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A group of four snakes are all very hungry. The first snake latches on to the second snake's tail, the second snake does the same to the third, and the third bites the fourth snakes tail. Then, the fourth snake turns around and begins munching on the first snakes tail. All four snakes are now in a circle, all eating eachother. The circle gets smaller and smaller as the snakes continue to eat eachother.

Eventually, what will happen to the snakes?

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Posted · Report post

They will choke and die... They cannot completely eat each other because their stomach will not contain that much moreover every object on earth has to follow pauli's exclusion principle

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I do not agree with Storm... i have seen photos and videos on NGC and everywhere that can proove that a snake can eat much more that it can fit in its mouth ...

It all depends on the lengths of the snakes... if all of them are of the same size .. after some time their own tail is thier mouth.. hence they will all give up ..

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Each will have an increasing number of tails, from 1 to 4 [its own] inside its body.

They will nest into each other, shrinking the perimeter of their death circle until its curvature prevents further collapse.

It's not fundamentally different from the situation of a singly snake eating itself, which may be easier to visualize.

Interestingly, each snake only digests its nearest neighbor, permitting all four to be amply nourished.

Storm:

Pauli's exclusion principle? Pauli was a snake? :o

The Turtle Girl:

Answer: the same as the number of shepherds it takes to make a shepherd's pie. B))

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Posted · Report post

Pauli's exclusion principle? Pauli was a snake? :o

The Turtle Girl:

Answer: the same as the number of shepherds it takes to make a shepherd's pie. B))

Each will have an increasing number of tails, from 1 to 4 [its own] inside its body.

They will nest into each other, shrinking the perimeter of their death circle until its curvature prevents further collapse.

It's not fundamentally different from the situation of a singly snake eating itself, which may be easier to visualize.

Interestingly, each snake only digests its nearest neighbor, permitting all four to be amply nourished.

Storm:

Pauli's exclusion principle: two physical objects can not be in a same place at the same time. :mellow:

My variation: If one snake eat another of same length (without letting it digested), then it should take twice the space than the original one...now if the size remains same...then it must be the prey, then where is the predator?? :rolleyes: ....I think i made it complicated enough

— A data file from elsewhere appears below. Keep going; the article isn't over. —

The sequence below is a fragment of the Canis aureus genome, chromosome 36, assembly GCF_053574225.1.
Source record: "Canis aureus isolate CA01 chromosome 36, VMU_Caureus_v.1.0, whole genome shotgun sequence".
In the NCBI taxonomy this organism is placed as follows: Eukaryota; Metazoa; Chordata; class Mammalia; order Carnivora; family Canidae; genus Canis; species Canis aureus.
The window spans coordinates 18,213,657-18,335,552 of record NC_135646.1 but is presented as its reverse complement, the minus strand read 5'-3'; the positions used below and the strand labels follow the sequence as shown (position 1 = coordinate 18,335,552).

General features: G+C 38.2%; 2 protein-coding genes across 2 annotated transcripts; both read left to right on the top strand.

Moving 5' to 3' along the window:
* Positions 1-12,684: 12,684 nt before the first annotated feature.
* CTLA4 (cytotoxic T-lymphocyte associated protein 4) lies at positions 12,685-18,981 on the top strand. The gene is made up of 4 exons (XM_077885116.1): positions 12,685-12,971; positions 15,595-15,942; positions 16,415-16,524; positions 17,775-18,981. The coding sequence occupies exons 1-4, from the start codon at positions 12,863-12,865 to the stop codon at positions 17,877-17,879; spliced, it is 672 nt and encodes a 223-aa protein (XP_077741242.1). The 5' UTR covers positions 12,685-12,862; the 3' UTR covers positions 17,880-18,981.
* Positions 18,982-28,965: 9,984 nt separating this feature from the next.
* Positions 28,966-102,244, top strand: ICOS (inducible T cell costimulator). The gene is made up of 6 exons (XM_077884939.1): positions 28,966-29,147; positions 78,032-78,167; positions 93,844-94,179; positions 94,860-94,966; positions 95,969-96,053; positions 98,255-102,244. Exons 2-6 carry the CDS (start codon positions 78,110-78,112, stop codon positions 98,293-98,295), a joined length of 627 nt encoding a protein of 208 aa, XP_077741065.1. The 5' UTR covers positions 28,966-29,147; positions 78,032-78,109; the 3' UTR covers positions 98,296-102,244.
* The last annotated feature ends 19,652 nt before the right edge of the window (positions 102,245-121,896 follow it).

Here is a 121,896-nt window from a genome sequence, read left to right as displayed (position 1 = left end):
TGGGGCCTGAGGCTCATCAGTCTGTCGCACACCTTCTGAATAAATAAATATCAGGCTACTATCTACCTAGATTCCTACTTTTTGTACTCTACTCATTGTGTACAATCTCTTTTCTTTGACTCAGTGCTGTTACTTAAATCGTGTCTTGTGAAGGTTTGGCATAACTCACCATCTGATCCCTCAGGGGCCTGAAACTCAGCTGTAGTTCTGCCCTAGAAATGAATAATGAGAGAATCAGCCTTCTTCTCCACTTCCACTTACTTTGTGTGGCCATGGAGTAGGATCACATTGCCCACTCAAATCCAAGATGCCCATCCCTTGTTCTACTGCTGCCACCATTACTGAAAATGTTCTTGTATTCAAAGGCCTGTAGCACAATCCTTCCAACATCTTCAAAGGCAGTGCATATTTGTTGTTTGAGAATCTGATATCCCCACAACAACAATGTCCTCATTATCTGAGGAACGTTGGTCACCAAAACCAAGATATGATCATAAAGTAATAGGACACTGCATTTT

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Posted · Report post

I guess that's why snakes start swallowing their preys HEAD FIRST then...

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After reaching a point where their body circumferences will no longer permit the circle to close, they would probably die of thirst, if not found by Ripleys first

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Posted · Report post

I guess that's why snakes start swallowing their preys HEAD FIRST then...

My snake didn't always start swallowing the head first... And it could *definitely* swallow something with a greater diameter than its (normal) self.

I thought Pauli's Exclusion Principle applied to states of Leptons (eg electrons).

I agree that it is comparable to a snake eating its own tail. In addition to being limited to the curvature of the hoop they make, they would also be constrained by the diameter of the body. To make the math easier, lets assume it's one snake eating its own tail. Let's say the length of the snake is L. When the snake first starts eating itself, the circumference of the hoop is L and the diameter of the snake is starting to double. When the circumference drops to L/2 the snake will start eating the part of itself that has its tail in it. (This assumes that the snakes stomach is as long as the snake which is false but mathematically expedient.) At this point the diameter is starting to triple. When the circumference drops to L/3 the snake will start eating its tail again and its diameter will start to quadruple. Now I've fed my 9ft long, 3 inch diameter snake a 6 inch diameter chicken and it would give him a bit of a problem. Even being generous and assuming that a snake can eat something 3 times their normal diameter, the radius of the hoop (assume pi = 3) would be ~6 inches ((9ft/3)/(2pi))and the radius of the snake would be 4.5 inches.

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